November 28, 2006 | LaGuardia Community College
For more information, please contact
Randy Fader-Smith at (718) 482-5060 Randyfs@lagcc.cuny.edu
Long Island City, NY—After struggling academically at Touro College during his first two years, Paul Goldman was advised by an academic counselor to transfer to LaGuardia Community College because of the special services it provided for students with learning and physical disabilities.
Paul, who was diagnosed with a learning disability in abstract thinking, heeded that recommendation and transferred in 2000 to LaGuardia. There, the Office for Students with Disabilities (OSD) offered him the individual tutoring, especially in math, and the counseling that helped turn his academic life around.
“It was a miracle,” said Paul, who went on to become an honors student and graduated in 2002 with an associate’s degree in teacher education and recently received his bachelor’s degree in elementary education and history from Queens College. “If I had not transferred and remained at Touro or went directly to Queens College, I can confidently say that things would not be as they are today. I needed the assistance at that point and the freedom to learn at my own pace.”
In describing Paul’s dramatic transformation, Matthew S. Joffe, director of the OSD, said, “I watched someone who was unsure of himself academically transform to someone who was so confident that he graduated from LaGuardia and went on to pursue his bachelor’s degree.”
So confident, in fact, that during his stay at Queens he did not use the college’s disability services. “All that he achieved at Queens, he did on this own,” Mr. Joffe added, “and that is the best realization of someone’s development that one could hope for.”
Paul is just one of several hundred LaGuardia students each year who looks to the office, recognized by the city and state for having one of the most active OSD within the City University of New York, for that extra help to achieve their academic goals. Along with tutoring and academic, career, and personal counseling, the newly renovated and accessible office has a host of computers with assistive technology—special adaptations for students with physical limitations or learning disabilities. There is voice-activated software where students speak and a computer records their words. For blind students there are screen readers that read out loud what appears on the monitor as well as magnified text for visually impaired and legally blind students.
Mokaddem Hossain, a legally blind student, who takes full advantage of the office’s services, said, “OSD is a great place for people who need some assistance to do well in college.” He explained that he reads exams on a closed circuit television, which reads and magnifies text and graphics; uses a computer to write essays because of the difficulty he faces in handwriting his assignments; and uses computers with zoom text when researching and writing a paper.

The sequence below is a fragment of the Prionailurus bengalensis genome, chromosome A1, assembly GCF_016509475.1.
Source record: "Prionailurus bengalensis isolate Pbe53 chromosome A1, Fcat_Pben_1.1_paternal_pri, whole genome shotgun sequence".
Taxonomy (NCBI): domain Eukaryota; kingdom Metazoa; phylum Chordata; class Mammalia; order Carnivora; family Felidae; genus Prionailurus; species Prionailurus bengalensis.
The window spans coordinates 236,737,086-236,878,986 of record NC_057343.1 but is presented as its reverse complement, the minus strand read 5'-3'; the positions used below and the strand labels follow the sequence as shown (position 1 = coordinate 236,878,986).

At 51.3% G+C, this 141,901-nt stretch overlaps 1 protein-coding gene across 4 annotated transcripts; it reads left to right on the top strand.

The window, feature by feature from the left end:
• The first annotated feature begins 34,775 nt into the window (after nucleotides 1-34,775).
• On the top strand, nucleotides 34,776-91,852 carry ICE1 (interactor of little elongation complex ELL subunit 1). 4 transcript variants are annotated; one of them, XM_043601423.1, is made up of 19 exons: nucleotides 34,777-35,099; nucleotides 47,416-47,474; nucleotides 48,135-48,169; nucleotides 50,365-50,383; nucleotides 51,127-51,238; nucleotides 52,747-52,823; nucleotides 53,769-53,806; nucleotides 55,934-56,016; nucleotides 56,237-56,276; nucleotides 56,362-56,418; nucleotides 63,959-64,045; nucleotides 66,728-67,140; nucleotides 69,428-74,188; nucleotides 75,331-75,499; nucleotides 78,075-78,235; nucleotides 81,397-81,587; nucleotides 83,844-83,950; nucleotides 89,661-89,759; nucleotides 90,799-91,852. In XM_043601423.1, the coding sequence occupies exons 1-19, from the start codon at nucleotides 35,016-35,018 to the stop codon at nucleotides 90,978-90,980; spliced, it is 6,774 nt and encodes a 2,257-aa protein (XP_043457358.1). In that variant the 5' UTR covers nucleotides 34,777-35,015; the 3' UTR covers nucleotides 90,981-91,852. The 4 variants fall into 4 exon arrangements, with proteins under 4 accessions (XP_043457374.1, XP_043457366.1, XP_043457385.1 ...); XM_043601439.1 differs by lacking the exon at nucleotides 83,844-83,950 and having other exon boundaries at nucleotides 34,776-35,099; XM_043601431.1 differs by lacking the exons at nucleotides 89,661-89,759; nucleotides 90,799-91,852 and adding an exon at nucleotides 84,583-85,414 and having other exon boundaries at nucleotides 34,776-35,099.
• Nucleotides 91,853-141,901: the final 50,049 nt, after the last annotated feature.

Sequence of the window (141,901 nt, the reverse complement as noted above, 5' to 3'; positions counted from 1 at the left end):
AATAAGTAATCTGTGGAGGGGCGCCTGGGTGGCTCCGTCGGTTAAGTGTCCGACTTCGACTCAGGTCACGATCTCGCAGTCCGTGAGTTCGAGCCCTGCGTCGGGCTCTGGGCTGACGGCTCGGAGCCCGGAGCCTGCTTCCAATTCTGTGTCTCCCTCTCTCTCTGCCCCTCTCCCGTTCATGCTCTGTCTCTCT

“This program also helps me inform my teachers and instructors of my vision condition,” he added.
Mr. Joffe explained that the only disability the office does not directly serve is the college’s deaf and hard-of-hearing students who are served by the college’s Program for Deaf Adults. “Having two distinct programs is unique in CUNY,” he said.
Aside from serving the students directly, the director pointed out that one of the office’s biggest responsibilities is to be a liaison to faculty and staff in academic areas. “We help them devise methods of communicating with and teaching students with disabilities who are in their classes. And in the case of unusual behavior, we will work with an instructor and student to resolve it.”
The office also offers in-service workshops to entire departments so that they can understand a specific disability or a particular student’s behavior.
Another effective program has OSD helping faculty in the Natural and Applied Sciences Department to spell out to students the requirements needed to enter a particular allied health field. “Certain disabilities might preclude being successful in certain programs,” said Mr. Joffe. “Students learn if limitations will impact on their ability to pursue a particular career.”
Paul’s career goal to become a public school teacher has been attained. With a New York City certified teaching license, he is teaching third- to sixth-grade science at the Learning for Life Center in Huntington, New York.
Along with teaching full time, he plans on pursuing a master’s at Queens although he is not sure of the concentration.
“But if it is math, somebody shoot me,” he said following a hearty laugh.
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LaGuardia Community College, part of the City University of New York, is a nationally recognized leader among community colleges. Its vibrant and culturally diverse student body, representing 159 countries and speaking 110 languages, has established LaGuardia as “The World’s Community College.”The college provides a broad array of academic, workforce development, and continuing education programs to over 41,000 students. LaGuardia is located in the heart of western Queens. To learn about our exciting college, please go to www.laguardia.edu.